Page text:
The next question to answer is, “Is the patient sensitised?”. Sensitisation can be thought of as the pain being greater than the injury, and explained to the patient as “Sensitisation can be thought of as the ‘volume control’ for your pain.  Commonly, pain is ‘turned down’, particularly from degenerative problems, which normally don’t cause pain. But changes occur resulting in the volume being ‘turned up’, and things that shouldn’t hurt, do hurt, and things that should only hurt a little bit, hurt a lot.”

By the time you are this far into the history you will have a good feel as to whether the patient is sensitised or not. Key indicators are: severe pain, pain that has lasted a long time, pain with no trigger, a pain diagram with large areas coloured in, the patient being emotionally distressed, changes in pain with stress or holidays and pain that does not make sense. “If you are confused, they are sensitised”. Clearly, with disconcordant pain you need to be thinking about malignancy and inflammatory disorders. However, with a patient who describes pain that starts at their buttocks, shoots up their back, and wraps around their right eye (yes a real patient), it is unlikely to be a tumour – but they are very likely to be sensitised. There are also a number of risk factors for sensitisation including multiple allergies, food intolerances, irritable bowel syndrome, chronic fatigue, fibromyalgia, migraines, anxiety, depression and temporomandibular syndrome. These are linked to central sensitisation syndrome and commonly associated with chronic pain (Nijs et al, 2010).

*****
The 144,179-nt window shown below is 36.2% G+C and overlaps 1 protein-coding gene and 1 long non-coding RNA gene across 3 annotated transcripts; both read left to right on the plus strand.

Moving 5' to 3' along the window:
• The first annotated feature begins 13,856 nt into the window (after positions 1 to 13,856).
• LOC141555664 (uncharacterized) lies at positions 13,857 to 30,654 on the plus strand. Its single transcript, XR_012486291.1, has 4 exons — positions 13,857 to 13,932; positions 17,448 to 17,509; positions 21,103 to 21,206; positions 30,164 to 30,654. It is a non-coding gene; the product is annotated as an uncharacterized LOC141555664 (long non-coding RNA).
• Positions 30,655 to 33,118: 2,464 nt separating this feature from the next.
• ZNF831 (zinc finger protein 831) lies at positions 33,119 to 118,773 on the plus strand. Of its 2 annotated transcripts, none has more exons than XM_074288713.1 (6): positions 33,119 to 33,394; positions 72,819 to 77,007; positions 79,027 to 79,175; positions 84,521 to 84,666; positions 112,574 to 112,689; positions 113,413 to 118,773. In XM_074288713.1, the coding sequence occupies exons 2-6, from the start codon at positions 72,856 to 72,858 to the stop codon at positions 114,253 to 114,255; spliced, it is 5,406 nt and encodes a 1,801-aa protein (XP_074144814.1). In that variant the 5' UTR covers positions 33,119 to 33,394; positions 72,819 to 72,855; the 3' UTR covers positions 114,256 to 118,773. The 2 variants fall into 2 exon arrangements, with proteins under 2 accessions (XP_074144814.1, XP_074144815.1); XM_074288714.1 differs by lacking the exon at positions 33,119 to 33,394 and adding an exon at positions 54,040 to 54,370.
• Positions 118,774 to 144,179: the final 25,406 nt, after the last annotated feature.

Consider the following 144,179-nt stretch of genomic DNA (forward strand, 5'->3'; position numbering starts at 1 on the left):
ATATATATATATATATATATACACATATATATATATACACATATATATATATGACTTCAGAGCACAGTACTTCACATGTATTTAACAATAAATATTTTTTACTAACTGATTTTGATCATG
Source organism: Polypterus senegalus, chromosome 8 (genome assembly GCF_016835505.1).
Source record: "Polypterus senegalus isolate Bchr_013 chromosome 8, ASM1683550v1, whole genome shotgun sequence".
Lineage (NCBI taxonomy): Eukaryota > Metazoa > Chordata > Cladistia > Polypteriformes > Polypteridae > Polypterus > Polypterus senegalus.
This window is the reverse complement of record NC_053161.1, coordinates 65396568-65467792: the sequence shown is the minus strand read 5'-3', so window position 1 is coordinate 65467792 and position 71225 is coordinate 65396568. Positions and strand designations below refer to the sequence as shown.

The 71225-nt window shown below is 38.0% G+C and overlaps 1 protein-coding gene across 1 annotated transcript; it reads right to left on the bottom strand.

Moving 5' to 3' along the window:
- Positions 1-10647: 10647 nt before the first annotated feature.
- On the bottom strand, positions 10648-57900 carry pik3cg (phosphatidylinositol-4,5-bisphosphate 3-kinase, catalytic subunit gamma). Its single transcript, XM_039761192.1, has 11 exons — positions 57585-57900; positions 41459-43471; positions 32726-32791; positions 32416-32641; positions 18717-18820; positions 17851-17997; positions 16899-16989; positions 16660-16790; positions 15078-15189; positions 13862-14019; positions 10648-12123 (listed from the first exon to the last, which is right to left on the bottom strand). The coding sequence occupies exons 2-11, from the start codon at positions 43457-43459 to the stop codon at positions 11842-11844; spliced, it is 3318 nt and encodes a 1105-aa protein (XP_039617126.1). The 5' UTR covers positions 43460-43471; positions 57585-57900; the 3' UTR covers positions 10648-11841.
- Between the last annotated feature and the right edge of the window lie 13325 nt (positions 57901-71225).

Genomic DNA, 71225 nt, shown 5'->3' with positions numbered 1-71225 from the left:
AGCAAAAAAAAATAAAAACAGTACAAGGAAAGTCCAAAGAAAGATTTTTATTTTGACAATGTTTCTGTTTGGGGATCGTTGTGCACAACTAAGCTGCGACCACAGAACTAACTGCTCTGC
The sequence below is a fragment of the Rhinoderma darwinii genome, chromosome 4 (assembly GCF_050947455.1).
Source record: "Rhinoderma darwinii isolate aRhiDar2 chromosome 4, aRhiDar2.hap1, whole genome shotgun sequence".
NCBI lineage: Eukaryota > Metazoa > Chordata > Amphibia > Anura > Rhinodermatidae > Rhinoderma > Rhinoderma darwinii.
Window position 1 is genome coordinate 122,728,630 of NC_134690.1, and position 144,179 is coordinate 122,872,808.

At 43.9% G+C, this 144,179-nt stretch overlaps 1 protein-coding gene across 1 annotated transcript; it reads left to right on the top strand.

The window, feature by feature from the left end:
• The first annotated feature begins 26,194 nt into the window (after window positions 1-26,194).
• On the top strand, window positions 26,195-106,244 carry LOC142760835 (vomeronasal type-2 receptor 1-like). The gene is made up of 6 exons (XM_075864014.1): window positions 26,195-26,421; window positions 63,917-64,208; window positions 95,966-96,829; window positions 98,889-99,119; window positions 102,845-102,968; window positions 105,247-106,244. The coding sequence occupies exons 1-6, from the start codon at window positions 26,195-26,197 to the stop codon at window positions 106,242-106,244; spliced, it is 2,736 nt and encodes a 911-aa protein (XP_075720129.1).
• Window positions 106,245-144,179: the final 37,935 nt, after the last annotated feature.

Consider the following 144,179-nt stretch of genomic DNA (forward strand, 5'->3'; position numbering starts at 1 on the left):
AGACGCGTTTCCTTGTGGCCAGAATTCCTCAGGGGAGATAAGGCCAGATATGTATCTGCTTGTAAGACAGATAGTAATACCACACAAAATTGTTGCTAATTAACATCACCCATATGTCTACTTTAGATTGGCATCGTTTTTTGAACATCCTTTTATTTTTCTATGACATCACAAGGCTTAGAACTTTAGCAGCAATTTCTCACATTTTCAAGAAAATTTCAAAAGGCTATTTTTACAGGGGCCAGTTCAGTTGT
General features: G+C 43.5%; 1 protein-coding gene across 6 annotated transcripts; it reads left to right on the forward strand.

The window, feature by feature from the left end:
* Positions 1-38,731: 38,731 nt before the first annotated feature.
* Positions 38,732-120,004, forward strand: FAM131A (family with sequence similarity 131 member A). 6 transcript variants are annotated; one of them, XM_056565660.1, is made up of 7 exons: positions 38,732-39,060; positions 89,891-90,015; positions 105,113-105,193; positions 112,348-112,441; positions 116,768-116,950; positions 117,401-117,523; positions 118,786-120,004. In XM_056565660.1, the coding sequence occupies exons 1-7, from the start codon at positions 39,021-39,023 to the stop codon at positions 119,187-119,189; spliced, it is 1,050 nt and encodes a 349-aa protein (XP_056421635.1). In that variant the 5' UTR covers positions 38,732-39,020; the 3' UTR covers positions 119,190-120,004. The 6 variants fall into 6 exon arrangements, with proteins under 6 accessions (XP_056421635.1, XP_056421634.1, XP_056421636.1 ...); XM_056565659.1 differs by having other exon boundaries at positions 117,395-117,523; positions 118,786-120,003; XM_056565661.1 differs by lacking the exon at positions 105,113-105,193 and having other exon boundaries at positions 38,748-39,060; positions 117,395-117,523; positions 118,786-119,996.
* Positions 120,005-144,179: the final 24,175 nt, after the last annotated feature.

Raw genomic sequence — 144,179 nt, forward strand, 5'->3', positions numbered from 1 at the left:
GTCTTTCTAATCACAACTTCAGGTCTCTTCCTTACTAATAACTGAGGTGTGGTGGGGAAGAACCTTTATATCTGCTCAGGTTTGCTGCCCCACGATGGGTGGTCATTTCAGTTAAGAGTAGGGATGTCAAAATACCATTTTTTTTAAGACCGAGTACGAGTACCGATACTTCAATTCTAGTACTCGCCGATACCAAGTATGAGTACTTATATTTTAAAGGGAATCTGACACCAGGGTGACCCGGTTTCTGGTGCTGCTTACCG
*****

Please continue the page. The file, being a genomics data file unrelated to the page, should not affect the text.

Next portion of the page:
Quickly tick off your red flags (any history of fevers, shivers, shakes, night sweats or pain, significant recent weight loss without trying, past or current cancer). Then find out what they have already done for their pain. Here you need to get a feel for compliance with previous treatments and identify what they do and don’t want. Most notably, “I don’t take medications” and “I don’t want any injections and/or an operation”. In some ways this makes it easier, as the patient has shrunk down your treatment options, highlighted the things they are unlikely to be compliant with, and identified what probably won’t work, (since they don’t think it will!).

Finally, contributing factors usually come from the examination and include obesity, strength deficits, limitations in ROM, biomechanical abnormalities such as knee varus or valgus and pes planus.

A patient with lower back pain could be summarised as having “Somatic referred lower back pain with inflammatory, myofascial and neuropathic features. This is in the setting of obesity, poor gluteal strength and a moderate degree of sensitisation.” The differentials for the origin of the pain can then be defined.

Each one of above features provide you with treatment options and, once identified, are used to define your treatment plan.


The patient’s pain map, features of pain and previous treatment, in combination with your experience, will allow you to tailor a simple but targeted and comprehensive treatment strategy. Once you have started sorting out the patient’s pain you can then move on to introducing exercise (Rule of 2’s), and then weight loss (4H’s). We will cover these in the following issues.


Baron R, Binder A, Wasner G. Neuropathic pain: diagnosis, pathophysiological mechanisms, and treatment. Lancet Neurol. 2010 Aug;9(8):807–19.

Fortin JD, Falco FJ. The Fortin finger test: an indicator of sacroiliac pain. Am J Orthop. 1997 Jul;26(7):477–80.

Koop SMW, Klooster PM Ten, Vonkeman HE, Steunebrink LMM, van de Laar MAFJ. Neuropathic-like pain features and cross-sectional associations in rheumatoid arthritis. Arthritis Res Ther. 2015 Sep 3;17(1):237.

Nijs J, Van Houdenhove B, Oostendorp RAB. Recognition of central sensitization in patients with musculoskeletal pain: Application of pain neurophysiology in manual therapy practice. Man Ther. 2010 Apr;15(2):135–41.